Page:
|MadSci Network: Other|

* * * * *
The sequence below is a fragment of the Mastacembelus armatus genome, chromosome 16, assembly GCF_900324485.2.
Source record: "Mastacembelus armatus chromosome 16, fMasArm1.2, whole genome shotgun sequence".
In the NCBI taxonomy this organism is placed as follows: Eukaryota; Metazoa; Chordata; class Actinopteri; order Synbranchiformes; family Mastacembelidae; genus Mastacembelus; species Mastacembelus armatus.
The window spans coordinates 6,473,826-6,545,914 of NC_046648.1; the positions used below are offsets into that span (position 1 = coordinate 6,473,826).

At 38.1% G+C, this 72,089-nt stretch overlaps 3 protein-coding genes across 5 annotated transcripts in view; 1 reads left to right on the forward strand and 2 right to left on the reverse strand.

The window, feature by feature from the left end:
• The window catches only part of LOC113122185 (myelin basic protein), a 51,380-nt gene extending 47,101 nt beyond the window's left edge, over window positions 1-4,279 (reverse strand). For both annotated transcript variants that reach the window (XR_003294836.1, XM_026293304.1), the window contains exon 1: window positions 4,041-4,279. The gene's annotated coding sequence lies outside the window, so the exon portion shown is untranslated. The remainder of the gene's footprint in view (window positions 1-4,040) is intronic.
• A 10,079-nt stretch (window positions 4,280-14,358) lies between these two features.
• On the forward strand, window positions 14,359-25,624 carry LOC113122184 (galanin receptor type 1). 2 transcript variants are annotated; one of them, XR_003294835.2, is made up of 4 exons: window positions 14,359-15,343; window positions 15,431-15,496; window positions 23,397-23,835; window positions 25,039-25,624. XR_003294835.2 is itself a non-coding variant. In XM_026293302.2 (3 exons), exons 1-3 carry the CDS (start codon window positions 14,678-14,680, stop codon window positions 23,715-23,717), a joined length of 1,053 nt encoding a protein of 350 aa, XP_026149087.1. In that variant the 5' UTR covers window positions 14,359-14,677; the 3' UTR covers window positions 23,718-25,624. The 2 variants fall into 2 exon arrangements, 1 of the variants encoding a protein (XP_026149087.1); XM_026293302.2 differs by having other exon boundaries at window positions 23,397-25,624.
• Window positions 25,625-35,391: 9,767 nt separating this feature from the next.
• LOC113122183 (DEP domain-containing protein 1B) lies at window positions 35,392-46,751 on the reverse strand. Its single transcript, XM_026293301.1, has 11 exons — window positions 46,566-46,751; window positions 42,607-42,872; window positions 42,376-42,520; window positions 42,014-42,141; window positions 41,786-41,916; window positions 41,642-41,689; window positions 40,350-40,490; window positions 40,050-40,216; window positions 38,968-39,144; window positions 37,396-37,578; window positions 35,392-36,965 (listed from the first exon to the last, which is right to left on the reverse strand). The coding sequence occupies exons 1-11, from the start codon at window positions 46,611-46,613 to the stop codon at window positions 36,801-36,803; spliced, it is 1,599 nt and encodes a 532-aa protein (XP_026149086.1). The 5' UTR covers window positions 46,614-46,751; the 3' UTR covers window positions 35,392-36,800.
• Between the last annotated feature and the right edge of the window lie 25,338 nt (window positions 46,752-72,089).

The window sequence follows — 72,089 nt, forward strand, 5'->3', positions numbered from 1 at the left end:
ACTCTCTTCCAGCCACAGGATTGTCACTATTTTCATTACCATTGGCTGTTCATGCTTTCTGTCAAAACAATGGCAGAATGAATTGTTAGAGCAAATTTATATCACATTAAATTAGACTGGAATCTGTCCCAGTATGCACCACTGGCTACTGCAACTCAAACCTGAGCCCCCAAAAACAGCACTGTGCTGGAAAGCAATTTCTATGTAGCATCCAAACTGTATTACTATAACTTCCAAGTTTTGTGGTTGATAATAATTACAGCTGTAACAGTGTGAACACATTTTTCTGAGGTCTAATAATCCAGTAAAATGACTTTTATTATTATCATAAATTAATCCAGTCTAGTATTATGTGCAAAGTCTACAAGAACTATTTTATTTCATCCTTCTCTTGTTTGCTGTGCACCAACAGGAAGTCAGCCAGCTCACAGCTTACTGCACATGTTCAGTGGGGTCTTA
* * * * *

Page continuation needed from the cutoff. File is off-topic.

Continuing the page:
Hello Yolanda, I have been in the field of forensic science for over twenty years and have seen a number of changes. The field has become very specialized. When once a scientist such as myself did everything from blood typing to glass analysis, now there are experts in very narrow areas, e.g., DNA analysis, hair and fiber analysis, gun shot reidue (GSR) by scanning emission microscopy (SEM), etc. We have seen two types of applicants in recent years (and have hired both types). The first type of applicant has an undergraduate degree, B.S. or A.B., in a field such as biology or chemistry and an interest in forensic science. The second type of applicant has a bachelor's degree and a Master's in forensic science which is available from a number of universities. In most cases, an undergraduate degree such as what you will be receiving will suffice for many areas of the forensic lab (other than DNA) and the lab that hires you will train you. For the DNA laboratory, specific coursework is required which includes courses in genetics, biochemistry, molecular biology and statistics. Naturally, laboratories like to hire people that have taken these courses - otherwise they have to pay to have you fill in what you are missing. An excellent source of information on the requirements for forensic science employment and a listing of job opportunities is: http://forensic.to/forensic.html Good luck in your career, Dale L. Laux
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